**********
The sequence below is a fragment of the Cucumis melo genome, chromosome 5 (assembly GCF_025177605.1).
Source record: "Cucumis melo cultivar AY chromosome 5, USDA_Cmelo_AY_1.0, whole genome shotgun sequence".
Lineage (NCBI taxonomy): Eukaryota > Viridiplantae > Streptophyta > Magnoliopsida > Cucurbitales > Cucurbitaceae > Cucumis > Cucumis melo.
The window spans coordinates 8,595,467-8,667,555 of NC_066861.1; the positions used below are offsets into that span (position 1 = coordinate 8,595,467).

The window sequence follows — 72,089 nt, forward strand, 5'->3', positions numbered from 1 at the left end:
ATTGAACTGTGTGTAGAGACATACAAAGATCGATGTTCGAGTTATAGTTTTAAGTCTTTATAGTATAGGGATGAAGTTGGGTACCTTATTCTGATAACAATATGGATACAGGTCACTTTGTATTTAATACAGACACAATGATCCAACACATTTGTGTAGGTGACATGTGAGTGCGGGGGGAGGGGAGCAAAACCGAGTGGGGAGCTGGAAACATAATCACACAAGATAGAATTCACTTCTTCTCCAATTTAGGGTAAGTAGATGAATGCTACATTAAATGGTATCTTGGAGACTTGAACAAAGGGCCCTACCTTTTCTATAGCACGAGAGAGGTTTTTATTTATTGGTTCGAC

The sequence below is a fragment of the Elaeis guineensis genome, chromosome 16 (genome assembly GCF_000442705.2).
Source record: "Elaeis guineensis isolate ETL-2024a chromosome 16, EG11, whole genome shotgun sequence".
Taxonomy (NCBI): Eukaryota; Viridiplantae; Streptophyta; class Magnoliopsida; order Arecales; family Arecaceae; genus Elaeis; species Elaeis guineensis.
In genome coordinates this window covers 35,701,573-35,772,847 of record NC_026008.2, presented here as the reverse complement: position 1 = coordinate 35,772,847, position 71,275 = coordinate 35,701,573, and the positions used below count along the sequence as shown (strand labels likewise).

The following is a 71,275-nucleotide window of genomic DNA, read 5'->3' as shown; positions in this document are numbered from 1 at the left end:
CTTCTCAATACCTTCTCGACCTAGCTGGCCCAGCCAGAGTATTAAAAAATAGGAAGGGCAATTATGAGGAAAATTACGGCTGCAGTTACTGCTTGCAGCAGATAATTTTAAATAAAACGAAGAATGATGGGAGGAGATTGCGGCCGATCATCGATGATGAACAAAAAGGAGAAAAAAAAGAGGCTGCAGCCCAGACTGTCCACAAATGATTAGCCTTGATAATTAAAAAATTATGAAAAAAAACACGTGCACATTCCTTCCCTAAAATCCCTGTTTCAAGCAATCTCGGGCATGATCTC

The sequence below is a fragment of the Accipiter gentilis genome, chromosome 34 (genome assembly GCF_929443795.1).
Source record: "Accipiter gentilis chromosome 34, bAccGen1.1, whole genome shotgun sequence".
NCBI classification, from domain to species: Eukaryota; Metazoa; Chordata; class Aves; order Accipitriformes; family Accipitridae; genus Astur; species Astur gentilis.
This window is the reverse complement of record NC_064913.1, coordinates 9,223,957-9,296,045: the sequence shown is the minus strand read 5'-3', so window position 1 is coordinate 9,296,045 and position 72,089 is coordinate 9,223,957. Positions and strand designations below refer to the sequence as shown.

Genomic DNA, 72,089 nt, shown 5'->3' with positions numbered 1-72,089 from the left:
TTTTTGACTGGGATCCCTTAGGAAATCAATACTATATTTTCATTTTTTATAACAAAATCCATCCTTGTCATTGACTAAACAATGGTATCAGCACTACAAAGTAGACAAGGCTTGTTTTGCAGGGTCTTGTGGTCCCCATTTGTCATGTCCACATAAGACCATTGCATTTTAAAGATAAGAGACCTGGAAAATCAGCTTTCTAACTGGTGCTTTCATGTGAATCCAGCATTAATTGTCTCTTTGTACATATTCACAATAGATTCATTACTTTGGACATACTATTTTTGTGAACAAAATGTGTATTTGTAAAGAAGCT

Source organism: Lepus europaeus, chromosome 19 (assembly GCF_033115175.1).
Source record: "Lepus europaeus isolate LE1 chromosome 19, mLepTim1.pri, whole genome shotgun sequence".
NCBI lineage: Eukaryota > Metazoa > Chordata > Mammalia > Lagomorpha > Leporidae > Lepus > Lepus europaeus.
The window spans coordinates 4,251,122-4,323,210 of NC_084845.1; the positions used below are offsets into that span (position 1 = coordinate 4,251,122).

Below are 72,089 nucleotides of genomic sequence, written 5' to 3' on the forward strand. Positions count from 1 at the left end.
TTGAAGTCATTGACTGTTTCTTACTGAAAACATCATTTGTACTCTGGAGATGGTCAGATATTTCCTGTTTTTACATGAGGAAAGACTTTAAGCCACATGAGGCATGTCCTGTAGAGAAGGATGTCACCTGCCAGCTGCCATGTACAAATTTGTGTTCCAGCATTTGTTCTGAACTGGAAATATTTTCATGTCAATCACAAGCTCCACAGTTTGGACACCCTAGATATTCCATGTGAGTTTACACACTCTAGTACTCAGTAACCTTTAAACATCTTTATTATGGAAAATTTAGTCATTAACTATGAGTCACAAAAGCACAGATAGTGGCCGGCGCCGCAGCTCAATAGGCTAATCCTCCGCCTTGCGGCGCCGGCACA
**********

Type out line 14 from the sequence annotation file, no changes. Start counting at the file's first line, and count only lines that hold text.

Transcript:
Source record: "Accipiter gentilis chromosome 34, bAccGen1.1, whole genome shotgun sequence".